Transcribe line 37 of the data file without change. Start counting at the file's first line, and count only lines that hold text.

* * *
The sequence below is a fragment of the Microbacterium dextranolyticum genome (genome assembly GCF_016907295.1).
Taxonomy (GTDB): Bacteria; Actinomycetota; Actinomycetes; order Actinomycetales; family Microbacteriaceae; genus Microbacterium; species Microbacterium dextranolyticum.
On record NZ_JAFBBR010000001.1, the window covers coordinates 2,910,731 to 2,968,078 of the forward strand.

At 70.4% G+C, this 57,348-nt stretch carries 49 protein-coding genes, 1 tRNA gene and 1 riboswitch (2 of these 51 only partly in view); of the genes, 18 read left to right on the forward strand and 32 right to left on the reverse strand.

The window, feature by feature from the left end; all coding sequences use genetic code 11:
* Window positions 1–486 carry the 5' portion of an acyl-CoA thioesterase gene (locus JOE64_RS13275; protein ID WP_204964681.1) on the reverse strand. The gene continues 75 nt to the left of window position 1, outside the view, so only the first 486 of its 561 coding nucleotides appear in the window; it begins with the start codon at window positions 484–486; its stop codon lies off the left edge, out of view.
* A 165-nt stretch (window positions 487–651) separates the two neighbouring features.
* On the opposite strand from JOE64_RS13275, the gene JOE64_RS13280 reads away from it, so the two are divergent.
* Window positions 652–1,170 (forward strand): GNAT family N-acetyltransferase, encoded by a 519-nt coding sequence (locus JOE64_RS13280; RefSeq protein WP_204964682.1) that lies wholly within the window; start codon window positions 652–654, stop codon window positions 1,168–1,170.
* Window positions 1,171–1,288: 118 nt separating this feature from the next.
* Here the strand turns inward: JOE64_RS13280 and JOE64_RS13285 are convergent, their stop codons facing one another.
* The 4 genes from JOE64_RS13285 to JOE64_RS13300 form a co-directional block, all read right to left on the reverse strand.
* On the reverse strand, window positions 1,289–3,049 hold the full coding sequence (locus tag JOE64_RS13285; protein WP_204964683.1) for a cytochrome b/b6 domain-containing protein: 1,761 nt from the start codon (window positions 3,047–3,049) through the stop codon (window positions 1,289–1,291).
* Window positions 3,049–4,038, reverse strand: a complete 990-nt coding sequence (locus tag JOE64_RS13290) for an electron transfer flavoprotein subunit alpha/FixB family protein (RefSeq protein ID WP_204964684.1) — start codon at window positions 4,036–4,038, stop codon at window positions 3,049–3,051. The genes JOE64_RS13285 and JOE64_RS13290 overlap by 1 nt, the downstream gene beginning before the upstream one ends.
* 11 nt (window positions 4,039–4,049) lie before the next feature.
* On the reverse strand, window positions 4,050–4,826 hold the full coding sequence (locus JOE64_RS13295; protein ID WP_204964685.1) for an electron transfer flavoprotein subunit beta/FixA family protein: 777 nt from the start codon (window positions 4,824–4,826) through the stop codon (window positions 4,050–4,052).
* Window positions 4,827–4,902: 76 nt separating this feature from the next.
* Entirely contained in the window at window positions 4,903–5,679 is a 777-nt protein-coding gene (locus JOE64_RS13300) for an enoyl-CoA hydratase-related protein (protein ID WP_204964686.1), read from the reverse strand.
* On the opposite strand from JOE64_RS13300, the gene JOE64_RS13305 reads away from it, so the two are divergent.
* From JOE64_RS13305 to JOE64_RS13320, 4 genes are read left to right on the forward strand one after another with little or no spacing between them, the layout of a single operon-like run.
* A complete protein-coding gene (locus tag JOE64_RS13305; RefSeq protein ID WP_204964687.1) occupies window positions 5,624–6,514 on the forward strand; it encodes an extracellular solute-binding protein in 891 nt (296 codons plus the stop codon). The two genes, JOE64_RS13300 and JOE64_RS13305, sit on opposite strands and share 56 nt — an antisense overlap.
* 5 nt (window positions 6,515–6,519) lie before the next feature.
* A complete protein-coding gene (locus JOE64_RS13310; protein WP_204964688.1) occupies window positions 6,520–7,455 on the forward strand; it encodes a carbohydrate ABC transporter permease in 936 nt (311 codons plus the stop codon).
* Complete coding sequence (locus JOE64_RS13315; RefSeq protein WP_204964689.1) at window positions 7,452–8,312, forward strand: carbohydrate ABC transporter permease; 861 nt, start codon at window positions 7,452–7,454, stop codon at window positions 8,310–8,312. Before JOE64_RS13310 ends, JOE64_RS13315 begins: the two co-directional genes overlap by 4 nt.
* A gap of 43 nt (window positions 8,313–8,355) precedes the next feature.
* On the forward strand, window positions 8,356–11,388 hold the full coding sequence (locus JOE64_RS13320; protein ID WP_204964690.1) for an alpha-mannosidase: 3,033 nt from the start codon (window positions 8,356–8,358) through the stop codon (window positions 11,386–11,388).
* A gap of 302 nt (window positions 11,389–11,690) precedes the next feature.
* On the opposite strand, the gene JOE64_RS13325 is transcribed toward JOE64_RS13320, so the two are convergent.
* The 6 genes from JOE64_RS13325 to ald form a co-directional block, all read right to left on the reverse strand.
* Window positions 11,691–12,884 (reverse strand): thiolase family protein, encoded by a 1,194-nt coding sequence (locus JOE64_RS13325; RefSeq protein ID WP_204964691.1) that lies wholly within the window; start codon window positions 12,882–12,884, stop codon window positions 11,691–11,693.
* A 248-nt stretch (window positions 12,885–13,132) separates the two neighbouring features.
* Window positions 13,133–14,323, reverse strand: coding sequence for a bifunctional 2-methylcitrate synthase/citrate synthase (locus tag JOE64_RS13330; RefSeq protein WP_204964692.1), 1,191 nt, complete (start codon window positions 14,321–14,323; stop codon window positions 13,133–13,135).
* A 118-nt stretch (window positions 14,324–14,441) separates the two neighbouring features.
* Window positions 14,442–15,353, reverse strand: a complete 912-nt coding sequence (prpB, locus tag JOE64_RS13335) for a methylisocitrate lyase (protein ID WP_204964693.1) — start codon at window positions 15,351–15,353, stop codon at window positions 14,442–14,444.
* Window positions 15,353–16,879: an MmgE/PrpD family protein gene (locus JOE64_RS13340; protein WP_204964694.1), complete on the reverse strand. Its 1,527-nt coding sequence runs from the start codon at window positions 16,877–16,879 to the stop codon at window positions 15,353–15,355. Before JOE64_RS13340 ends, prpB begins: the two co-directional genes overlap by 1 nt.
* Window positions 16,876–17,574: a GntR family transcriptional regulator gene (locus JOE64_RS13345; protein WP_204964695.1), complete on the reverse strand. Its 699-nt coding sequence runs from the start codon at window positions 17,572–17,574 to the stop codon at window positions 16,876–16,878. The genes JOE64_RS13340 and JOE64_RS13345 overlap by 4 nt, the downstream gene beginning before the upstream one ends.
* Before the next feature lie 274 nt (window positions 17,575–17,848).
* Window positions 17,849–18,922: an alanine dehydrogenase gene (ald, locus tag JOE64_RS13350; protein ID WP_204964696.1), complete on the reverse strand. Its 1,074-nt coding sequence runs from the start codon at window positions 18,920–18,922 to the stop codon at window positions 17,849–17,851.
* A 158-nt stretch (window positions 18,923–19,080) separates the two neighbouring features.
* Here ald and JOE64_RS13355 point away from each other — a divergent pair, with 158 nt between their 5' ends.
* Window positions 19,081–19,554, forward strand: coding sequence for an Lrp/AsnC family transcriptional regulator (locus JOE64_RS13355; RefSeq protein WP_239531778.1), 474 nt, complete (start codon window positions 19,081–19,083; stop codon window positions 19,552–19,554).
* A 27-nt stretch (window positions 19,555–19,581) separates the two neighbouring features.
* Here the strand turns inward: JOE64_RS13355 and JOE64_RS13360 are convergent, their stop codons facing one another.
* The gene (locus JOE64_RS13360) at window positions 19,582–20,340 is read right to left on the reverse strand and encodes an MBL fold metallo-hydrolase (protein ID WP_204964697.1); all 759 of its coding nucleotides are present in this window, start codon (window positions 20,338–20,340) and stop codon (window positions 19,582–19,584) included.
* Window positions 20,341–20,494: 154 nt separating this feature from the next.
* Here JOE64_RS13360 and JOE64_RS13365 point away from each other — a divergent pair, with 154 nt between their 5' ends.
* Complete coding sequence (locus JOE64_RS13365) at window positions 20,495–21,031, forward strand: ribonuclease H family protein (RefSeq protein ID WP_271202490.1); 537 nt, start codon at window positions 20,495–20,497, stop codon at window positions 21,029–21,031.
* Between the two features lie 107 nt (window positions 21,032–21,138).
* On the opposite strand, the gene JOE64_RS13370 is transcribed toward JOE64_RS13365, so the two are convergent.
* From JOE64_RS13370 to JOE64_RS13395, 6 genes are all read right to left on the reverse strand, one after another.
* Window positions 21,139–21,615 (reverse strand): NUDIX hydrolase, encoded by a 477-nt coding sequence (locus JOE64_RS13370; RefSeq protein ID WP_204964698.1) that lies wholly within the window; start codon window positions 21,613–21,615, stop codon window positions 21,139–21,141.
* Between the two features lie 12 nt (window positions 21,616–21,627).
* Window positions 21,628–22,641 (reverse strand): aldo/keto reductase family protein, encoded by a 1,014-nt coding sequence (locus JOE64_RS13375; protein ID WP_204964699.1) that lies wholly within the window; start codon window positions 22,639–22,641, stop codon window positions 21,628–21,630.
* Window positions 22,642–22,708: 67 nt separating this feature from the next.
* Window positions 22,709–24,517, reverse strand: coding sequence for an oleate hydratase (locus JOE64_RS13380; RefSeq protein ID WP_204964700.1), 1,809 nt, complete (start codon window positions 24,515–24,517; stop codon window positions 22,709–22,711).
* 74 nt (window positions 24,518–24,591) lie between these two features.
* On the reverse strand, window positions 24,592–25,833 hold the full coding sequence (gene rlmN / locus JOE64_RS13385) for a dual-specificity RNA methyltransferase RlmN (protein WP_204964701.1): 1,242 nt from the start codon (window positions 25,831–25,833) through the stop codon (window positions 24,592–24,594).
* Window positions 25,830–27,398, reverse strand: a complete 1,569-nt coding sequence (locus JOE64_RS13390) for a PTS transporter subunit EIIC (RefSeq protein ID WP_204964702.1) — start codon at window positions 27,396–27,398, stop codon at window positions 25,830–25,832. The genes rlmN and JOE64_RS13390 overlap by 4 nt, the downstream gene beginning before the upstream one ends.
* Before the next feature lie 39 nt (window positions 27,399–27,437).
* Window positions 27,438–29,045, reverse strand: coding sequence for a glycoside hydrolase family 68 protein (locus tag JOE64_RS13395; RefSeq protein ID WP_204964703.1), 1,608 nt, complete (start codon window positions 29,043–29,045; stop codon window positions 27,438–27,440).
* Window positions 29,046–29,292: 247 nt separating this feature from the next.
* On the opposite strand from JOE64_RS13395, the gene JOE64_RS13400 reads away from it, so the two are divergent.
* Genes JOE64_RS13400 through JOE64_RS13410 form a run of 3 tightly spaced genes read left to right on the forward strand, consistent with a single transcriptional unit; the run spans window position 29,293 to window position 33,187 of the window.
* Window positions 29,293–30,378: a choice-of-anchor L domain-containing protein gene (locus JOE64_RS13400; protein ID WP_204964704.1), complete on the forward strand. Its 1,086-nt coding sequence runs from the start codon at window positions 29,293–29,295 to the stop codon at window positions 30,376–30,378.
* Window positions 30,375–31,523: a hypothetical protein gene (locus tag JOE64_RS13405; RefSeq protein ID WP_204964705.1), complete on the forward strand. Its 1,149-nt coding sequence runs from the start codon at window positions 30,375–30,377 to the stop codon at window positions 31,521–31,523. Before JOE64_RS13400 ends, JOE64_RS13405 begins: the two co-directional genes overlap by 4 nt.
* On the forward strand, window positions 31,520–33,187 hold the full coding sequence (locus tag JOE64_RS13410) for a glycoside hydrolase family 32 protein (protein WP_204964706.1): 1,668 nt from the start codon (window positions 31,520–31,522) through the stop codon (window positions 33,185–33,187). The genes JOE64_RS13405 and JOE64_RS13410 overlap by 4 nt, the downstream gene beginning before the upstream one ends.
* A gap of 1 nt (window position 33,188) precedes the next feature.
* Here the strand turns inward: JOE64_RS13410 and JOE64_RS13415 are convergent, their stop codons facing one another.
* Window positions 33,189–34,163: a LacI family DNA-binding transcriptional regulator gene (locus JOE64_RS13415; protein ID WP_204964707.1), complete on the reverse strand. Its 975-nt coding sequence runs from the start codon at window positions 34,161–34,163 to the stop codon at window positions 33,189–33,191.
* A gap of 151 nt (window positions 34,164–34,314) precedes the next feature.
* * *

* Before the next feature lie 274 nt (window positions 17,575–17,848).